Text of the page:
GRAND RAPIDS, MICH. - Cascade Engineering Inc. is entering into a joint venture with mold maker Kleyn Die Engravers Inc. to further commercialize a patented technology that has the potential to create injection molded automotive fuel tanks, cooling systems and other products. The joint venture, a limited liability company to be called K-C Innovative Technology, gives Cascade exclusive rights to a molding invention developed by Kleyn. The firms expect to complete the agreement in June.
The technology, for which Kleyn received a patent late last year, has been used under license for three years in the production of automotive cooling system surge tanks. To date, 19 models of surge tanks have been made for Detroit's Big Three automakers, said Jhon Kleyn, general manager and chief executive officer.
The mold maker decided to form the exclusive joint venture with Cascade because of the molder's engineering and research capabilities and its established links with automakers, Kleyn said. Cascade previously has not used the Kleyn technology to mold products.
Cascade, based in Grand Rapids, placed 45th in Plastics News' 1995 survey of top injection molders in North America. It posted molding-related sales of $76 million for the fiscal year ending Aug. 31. The company, which focuses on the automo-tive, office furniture and trash container markets, employs 520.
Kleyn, based in the Grand Rapids suburb of Jenison, employs 26 and makes molds for the automotive, toy and coat hanger industries.
Cascade Chairman Fred P. Keller said he was ``cautiously optimistic'' about the promise of the Kleyn invention. The technology has been patented, tested successfully in the field and is raising interest among Cascade's automotive customers, he said.
``It was a commercialized idea, that's what caught my eye,'' Keller said.
The joint venture has sound prospects for the future, although its real potential is not clear, Keller said.
``You take that risk sometimes in the new technology business,'' he said.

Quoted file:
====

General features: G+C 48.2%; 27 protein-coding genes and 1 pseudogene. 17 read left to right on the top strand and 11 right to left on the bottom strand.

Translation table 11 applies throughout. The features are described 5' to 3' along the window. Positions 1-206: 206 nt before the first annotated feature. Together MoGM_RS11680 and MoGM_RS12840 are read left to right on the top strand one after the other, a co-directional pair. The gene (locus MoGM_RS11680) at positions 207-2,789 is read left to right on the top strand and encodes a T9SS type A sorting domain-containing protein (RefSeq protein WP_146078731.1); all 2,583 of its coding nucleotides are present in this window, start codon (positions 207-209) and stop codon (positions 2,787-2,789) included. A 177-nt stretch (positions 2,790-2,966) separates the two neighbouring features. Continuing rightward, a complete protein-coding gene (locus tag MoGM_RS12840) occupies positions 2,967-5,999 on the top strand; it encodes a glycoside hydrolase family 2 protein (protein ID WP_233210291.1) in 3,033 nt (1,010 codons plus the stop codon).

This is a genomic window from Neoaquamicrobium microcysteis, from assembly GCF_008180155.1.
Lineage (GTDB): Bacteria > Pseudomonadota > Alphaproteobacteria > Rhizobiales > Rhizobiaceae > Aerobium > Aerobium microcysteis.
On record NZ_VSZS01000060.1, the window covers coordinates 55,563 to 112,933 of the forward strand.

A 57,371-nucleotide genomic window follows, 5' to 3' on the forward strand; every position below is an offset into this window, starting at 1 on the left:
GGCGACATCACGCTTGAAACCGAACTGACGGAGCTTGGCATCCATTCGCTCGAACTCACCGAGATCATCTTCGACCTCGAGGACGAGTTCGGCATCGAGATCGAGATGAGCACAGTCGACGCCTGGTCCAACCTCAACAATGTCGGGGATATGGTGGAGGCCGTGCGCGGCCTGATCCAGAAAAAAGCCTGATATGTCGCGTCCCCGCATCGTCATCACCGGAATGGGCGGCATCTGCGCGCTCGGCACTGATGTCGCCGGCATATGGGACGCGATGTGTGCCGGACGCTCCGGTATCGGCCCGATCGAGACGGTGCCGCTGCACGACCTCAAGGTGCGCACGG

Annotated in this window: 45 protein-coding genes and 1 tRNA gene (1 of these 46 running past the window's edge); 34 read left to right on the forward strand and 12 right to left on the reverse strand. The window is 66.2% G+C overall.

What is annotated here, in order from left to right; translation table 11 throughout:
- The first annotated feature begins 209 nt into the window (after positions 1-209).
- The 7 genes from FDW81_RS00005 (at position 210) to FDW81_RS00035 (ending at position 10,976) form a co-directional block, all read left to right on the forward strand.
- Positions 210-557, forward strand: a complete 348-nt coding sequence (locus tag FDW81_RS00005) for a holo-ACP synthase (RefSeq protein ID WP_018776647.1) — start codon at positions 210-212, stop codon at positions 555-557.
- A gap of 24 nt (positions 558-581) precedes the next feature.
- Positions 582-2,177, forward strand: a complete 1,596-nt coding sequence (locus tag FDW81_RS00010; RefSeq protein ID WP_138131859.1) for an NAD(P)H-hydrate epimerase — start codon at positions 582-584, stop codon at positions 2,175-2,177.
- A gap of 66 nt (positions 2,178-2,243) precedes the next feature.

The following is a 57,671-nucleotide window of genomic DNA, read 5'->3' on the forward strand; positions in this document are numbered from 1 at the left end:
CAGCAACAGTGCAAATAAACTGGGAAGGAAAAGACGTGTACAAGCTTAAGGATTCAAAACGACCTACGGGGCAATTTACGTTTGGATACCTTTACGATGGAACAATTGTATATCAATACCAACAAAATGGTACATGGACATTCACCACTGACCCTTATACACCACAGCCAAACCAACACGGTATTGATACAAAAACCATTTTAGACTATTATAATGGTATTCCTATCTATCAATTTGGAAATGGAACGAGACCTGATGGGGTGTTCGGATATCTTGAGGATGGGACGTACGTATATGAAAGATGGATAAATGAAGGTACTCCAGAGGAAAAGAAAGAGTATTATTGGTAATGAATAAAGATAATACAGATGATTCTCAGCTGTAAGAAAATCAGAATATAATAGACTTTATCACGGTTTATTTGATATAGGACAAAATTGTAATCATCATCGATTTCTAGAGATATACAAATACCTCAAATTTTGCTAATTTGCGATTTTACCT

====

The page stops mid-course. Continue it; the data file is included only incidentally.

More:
The Kleyn invention allows a processor to mold a product with a large number of internal ``undercuts.'' Kleyn said the undercut mold-making apparatus represents a major advance over existing systems.
For example, in molding a surge tank, a clamshell design is used and each of the halves of the tank feature internal walls which, when the tank is welded together, form a series of cells. The undercuts, or openings, in the internal walls of the tank allow a fluid to flow from cell to cell but at a slower, more controlled rate than would be possible in a tank without the internal walls and flow-through undercuts.
Slowing the rate of flow through a surge tank allows the fluid more time to cool. That is increasingly important in the latest generation of automobiles, which run at higher engine temperatures and have less and less space under the hood. The structural design of the injection molded part also is strong enough to handle the high pressures of the cooling system.
Hendrik Kleyn, patent holder and founder of Kleyn Die Engravers, said the molding technology developed to mold the surge tanks was the breakthrough for all the other products.
Using the same mold technology, Kleyn also has received patents for an injection molded fuel tank and a building panel that may be wired through undercut openings. Kleyn is talking about an injection molded radiator and also has built a prototype of a plastic muffler.
The inventor, a Dutch im-migrant, has worked in Canada and the United States as an engraver and mold maker since the 1950s. One of his specialties is highly detailed toy molds, such as those used for hobby kits. Kleyn also is an accomplished firearms engraver.
To create undercuts or openings in the products, the Kleyn mold technology uses a system of lifters. The lifters are long rods that are attached to sections of the male portion of the mold that create the undercuts.
In production of parts, when the mold is separated, the lifters extend from the surface of the mold, pushing out the part.
To complete the removal of the molded part from the mold, ejector pins are used to push the part off of the lifters.
Without using the movable lifters, the part would hang up on the undercuts and could not be removed from the mold. Hendrik Kleyn said that competing lifter systems use pins or rods that enter the mold sideways, or at an oblique angle, and require more complex lifter mechanisms.
Kleyn said one of the chief advantages of his system is the alignment of lifter rods at right angles to the mold base. This, he said, allows for a less complex mold - at a cost about 20 percent lower than competing lifter systems - and the ability to mold a large number of undercuts.